Newscasts

PBS Daily Newscast - July 8, 2020 


Mary Trump's book labels our president a reckless leader who paid a pal to take his SAT test; Nevada lawmakers meet to address pandemic shortfall.

2020Talks - July 8, 2020 


The Movement for Black Lives announces a new proposal to overhaul policing and invest in Black communities; NJ and DE have primary elections today; and some political candidates join in a Facebook advertising boycott.

And What If Nevada Hits You?

February 26, 2007

You may not know it, but if a county, city or state worker hurts you in Nevada there's a cap on what you can recover in damages. For nearly three decades, the injury cap has been locked at $50,000, but this week lawmakers will consider a measure that would raise the limit. Senator Terry Care is sponsoring the measure because he says the current cap means people injured by the state are often left without enough money to cover hospital expenses.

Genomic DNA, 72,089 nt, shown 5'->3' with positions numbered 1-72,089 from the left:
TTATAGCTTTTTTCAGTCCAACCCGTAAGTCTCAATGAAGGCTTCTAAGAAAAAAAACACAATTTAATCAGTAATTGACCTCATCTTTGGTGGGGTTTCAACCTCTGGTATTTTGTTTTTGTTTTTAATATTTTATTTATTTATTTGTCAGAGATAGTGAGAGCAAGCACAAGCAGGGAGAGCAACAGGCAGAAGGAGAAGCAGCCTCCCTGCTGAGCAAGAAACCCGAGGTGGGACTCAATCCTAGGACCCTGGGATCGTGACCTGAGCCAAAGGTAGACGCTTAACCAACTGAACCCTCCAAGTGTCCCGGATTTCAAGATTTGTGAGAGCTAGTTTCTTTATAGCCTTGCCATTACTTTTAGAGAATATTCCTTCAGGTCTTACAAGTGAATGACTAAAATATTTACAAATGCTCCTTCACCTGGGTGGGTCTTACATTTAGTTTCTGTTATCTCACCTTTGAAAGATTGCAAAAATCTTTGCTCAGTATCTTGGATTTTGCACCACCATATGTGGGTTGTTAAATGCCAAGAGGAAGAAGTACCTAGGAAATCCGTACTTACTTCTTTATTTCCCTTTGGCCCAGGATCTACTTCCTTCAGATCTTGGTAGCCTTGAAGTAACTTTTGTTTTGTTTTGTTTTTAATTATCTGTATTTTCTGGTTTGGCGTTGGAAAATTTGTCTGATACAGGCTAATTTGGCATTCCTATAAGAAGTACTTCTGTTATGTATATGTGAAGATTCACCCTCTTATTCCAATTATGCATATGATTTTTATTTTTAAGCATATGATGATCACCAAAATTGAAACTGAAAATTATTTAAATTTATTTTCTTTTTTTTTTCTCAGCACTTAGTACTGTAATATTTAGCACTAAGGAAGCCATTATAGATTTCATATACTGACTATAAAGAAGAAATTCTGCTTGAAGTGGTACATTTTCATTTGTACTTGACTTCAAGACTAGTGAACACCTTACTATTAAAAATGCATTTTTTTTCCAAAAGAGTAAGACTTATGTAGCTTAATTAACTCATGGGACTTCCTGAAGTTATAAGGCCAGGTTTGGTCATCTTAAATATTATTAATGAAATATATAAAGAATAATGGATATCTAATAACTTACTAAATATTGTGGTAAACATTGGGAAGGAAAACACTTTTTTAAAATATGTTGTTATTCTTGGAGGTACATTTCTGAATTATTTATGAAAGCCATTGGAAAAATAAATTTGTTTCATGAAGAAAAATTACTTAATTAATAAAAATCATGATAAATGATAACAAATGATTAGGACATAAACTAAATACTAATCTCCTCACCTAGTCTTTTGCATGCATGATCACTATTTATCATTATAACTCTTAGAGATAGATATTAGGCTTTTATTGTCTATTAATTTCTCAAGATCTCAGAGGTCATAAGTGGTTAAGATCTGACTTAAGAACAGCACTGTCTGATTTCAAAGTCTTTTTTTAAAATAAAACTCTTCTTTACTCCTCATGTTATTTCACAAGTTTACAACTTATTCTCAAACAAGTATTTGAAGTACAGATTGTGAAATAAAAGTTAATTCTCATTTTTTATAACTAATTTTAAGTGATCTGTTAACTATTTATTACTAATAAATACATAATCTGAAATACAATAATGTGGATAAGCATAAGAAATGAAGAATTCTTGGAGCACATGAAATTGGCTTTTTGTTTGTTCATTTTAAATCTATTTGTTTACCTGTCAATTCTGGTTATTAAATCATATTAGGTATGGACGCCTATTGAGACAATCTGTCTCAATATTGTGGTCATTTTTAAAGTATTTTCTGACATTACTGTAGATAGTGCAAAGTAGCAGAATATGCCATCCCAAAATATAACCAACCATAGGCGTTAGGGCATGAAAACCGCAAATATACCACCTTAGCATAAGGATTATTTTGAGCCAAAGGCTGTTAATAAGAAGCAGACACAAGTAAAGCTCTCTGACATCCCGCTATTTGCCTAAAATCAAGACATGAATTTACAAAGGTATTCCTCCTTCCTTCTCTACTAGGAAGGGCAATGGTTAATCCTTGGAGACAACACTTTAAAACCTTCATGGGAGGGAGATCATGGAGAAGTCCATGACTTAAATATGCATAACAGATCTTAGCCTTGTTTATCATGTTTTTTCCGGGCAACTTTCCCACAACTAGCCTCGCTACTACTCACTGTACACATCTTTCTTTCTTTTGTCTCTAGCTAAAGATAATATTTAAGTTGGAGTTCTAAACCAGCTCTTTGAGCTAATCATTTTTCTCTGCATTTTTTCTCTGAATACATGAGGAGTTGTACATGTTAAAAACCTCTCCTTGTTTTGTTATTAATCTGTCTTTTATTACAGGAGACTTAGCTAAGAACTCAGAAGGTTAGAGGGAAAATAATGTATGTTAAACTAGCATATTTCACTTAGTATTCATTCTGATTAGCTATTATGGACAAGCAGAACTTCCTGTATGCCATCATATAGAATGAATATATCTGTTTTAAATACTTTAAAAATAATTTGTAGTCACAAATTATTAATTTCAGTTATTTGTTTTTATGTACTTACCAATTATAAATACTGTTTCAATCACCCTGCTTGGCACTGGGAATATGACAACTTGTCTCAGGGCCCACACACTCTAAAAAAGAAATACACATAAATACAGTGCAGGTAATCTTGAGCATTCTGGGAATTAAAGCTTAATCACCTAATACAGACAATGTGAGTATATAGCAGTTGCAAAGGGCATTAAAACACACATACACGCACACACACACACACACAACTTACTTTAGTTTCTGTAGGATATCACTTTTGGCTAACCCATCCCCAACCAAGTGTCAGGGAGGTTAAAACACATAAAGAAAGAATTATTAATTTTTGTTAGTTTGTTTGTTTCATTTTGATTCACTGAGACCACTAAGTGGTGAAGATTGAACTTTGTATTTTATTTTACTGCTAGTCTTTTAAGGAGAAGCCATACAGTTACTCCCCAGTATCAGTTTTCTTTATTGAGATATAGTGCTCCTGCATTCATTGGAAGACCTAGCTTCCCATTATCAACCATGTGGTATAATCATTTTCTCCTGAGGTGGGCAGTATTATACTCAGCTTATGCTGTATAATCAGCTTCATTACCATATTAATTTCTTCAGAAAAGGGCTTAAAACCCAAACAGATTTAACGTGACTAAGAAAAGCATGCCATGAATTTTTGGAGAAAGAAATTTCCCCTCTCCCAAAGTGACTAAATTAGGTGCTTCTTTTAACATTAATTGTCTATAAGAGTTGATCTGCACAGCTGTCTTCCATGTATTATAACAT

"My approach is, if an injury was worth $50,000 back then, or a life was worth $50,000 back then, then it's got to be worth substantially more today, in today's dollars."

County, city and state government officials in Nevada oppose the measure, arguing that they simply cannot afford it. But, Senator Care says they find the money to pay for other cost of living adjustments, so they should fund this as a matter of fairness.

Nevada attorney Bill Bradley notes that state employees are able to recover full damages if injured, but other individuals are left with only minimal recourse if injured by the state.

"If a county, city or state employee hurts one of us, number one they should be accountable, and certainly their cap, which has not been raised in 30 years, and now will barely cover the minimal costs associated with a hospitalization, should be increased to an amount that more reasonably can care for an innocent injured victim of government's negligence."

Senator Care believes he was conservative when he proposed a number for boosting the injury cap.

"I came up with the figure of $100,000; adjusted for inflation, the correct figure would be somewhere around $138,000, but I'm simply saying it's time to raise the cap as a matter of fairness and equity."

Michael Clifford/Jamie Folsom, Public News Service - NV